Doing unto us as we did unto them, she thought, as Admiral Harper’s face popped into existence in front of her.  And that would definitely be annoying.

“Captain,” Admiral Harper said.  “You believe we should engage?”

“Yes, sir,” Susan said.  “Two carriers - insufficient escorts.  We won’t get a better shot at them.”

“True,” Admiral Harper agreed.  “Do you have a plan?”

“Loan me the two carriers and I will,” Susan said.  It would mean giving the honour of victory to the carriers and their pilots, but she didn't mind.  Depriving the aliens of two carriers was more important than outscoring the Russians or the French.  “If we can't sneak up on them, we might at least give them a nasty fright.”

“Of course, Captain,” Harper said.  “They will scream for help, of course.”

Susan nodded.  She’d already considered the possibility.  “With all due respect, Admiral, we still won’t get a better shot at them,” she said.  “And they may well have figured out that we didn't jump down the other tramline by now too.”

“Point,” Harper agreed.  “I’ll assign the carriers to you.  And good luck.”

“Thank you, sir,” Susan said.

Harper’s face vanished from the display.  Susan took a moment to tap her console, organising her thoughts before sending the planned engagement vectors to the two carriers.  It would require some fancy timing, but if they messed it up they could fall back and the enemy would never know that the carriers had been there.  She half-expected the carrier commanders to object to her assignments yet, to her surprise, they made no objection.  But then, she was offering them a clear shot at the enemy ships.

“Take us out,” she ordered, finally.  “Make sure the cloak doesn't slip or the whole exercise will be worse than useless.”

She leaned back in her command chair as Vanguard came to life, her drives slowly propelling her away from the RV point.  There was no way to be entirely sure of where the aliens were, not yet, but as long as they had no reason to take evasive action they’d remain on a least-time course to Unity.  Their damned FTL communications system gave them too many advantages, she reflected sourly.  She'd sell her soul for a system that allowed her to manipulate her forces in real-time.

The REMFs would love it, she thought, darkly.  They’d be able to tell us what to do from a safe distance.

She wondered, absently, if the aliens had the same problem.  She’d read the reports from the researchers - more speculation than hard facts - only to decide that there was just too little for anyone to go on.  And yet, the more she thought about it, the more she knew they were missing something important.  A master couldn't give orders, surely, without slaves who understood his language?  Slavery simply didn't work very well in an age of high technology, although there were parts of Earth where it had been making a comeback for years.  A slave in an advanced factory had too many options for making his masters miserable.  Or had the aliens somehow solved that problem?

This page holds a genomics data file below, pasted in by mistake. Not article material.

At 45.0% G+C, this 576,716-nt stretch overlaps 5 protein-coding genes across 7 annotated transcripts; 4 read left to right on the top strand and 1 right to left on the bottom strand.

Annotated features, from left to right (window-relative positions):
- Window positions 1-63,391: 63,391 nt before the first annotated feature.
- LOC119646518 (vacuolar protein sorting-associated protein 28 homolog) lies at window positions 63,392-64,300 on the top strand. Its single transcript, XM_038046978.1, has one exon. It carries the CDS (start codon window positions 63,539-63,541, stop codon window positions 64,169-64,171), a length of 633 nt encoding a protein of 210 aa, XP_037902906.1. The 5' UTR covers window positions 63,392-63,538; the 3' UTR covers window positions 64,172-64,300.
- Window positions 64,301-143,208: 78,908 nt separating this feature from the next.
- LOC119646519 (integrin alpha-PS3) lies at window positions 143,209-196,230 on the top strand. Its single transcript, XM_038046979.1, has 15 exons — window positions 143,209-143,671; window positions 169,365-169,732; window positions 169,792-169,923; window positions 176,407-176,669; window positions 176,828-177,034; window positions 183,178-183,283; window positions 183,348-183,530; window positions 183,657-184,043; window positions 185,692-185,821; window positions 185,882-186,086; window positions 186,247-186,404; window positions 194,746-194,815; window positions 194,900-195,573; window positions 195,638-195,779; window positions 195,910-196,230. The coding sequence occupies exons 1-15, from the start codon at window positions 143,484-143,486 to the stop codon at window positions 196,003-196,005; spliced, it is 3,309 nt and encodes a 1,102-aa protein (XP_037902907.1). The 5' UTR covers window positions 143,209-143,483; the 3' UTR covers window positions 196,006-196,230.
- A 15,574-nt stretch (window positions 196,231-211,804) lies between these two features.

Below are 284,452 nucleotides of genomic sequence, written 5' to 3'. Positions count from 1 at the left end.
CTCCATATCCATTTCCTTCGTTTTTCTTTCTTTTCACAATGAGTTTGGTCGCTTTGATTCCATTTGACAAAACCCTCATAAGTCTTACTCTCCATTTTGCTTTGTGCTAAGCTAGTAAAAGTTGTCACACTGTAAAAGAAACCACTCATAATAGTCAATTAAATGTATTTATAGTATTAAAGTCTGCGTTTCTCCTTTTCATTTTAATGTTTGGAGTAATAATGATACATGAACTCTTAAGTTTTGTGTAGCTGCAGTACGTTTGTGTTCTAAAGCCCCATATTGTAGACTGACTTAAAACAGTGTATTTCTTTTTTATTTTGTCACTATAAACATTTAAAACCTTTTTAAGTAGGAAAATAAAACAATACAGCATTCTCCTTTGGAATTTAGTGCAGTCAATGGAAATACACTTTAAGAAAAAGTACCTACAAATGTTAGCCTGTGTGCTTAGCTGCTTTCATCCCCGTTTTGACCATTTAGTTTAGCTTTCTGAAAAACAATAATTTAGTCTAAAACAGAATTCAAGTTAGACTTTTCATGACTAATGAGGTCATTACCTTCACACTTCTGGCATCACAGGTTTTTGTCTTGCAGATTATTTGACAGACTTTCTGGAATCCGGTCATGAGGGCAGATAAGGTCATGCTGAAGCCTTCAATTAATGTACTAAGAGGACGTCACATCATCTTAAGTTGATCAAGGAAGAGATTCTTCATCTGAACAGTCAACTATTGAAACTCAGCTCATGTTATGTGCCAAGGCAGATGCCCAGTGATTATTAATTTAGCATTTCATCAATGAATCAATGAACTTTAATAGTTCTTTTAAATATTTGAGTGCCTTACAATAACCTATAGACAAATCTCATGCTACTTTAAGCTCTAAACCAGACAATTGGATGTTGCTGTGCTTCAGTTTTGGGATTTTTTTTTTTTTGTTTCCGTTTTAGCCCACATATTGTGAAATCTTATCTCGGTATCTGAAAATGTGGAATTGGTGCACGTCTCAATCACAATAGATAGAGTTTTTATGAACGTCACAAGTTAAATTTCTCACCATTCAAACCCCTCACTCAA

If they can talk to one race, they can talk to more, she told herself.  And yet, they didn't even try to open communications with us.

“Captain,” Charlotte said, an hour later.  “I’m picking up the alien carriers on passive sensors, within the projected cone.”

Very within the projected cone,” Susan said.  She would have been impressed if it hadn't been clear that the aliens had maintained a least-time course to the tramline.  If nothing else, it added weight to the theory that the aliens had put the invasion force they’d sent to Unity together in a hurry.  “Are they maintaining an active sensor watch?”

“No, Captain,” Charlotte said.  “But they are maintaining a constant CSP.”

“Good,” Susan said.

She wished, once again, for an FTL communications system of her own.  If all had gone according to plan, Napoleon and Admiral Kuznetsov had taken up position on the other side of the alien ships, ready to play their role in the operation.  But she wouldn't know they’d taken up position until she lured the alien starfighters out of position, giving them a clear shot at the carriers.  She didn't think that either of the commanders would screw up deliberately, but mistakes happened in wartime.  Whoever had convinced the politicians that the military machine was perfectly efficient had clearly been a masterful spin doctor.

And then the bastards started expecting miracles, she thought, coldly.  They didn't have a realistic idea of what we could do.

She pushed the thought aside.  “Mr. Reed,” she said, calmly.  “Stand by to execute Spoof on my order.”

“Aye, Captain,” Reed said.  “Spoof protocols engaged and ready.”

Susan glanced at the timer.  If she waited, if she gave the carriers more time ... she ran the risk of losing her own position.  And that would introduce too many random variables into the operation.  She’d hoped, if nothing else, that the operation would test the theory that the aliens were thoroughly aggressive, as long as there was a chance of victory.  But if they missed their window ...”

“Activate spoof,” she ordered.  “Now.”

Vanguard quivered as Reed flushed power through her drives.  From the outside, it should look like a major power fluctuation in the cloaking device, accidentally betraying her position to the enemy.  Susan imagined, just for a second, that the enemy carriers literally flinched before she started to bark orders.  If their attempt to sneak up on the aliens had failed so spectacularly, their best option was to try to catch the carriers before they could take evasive action.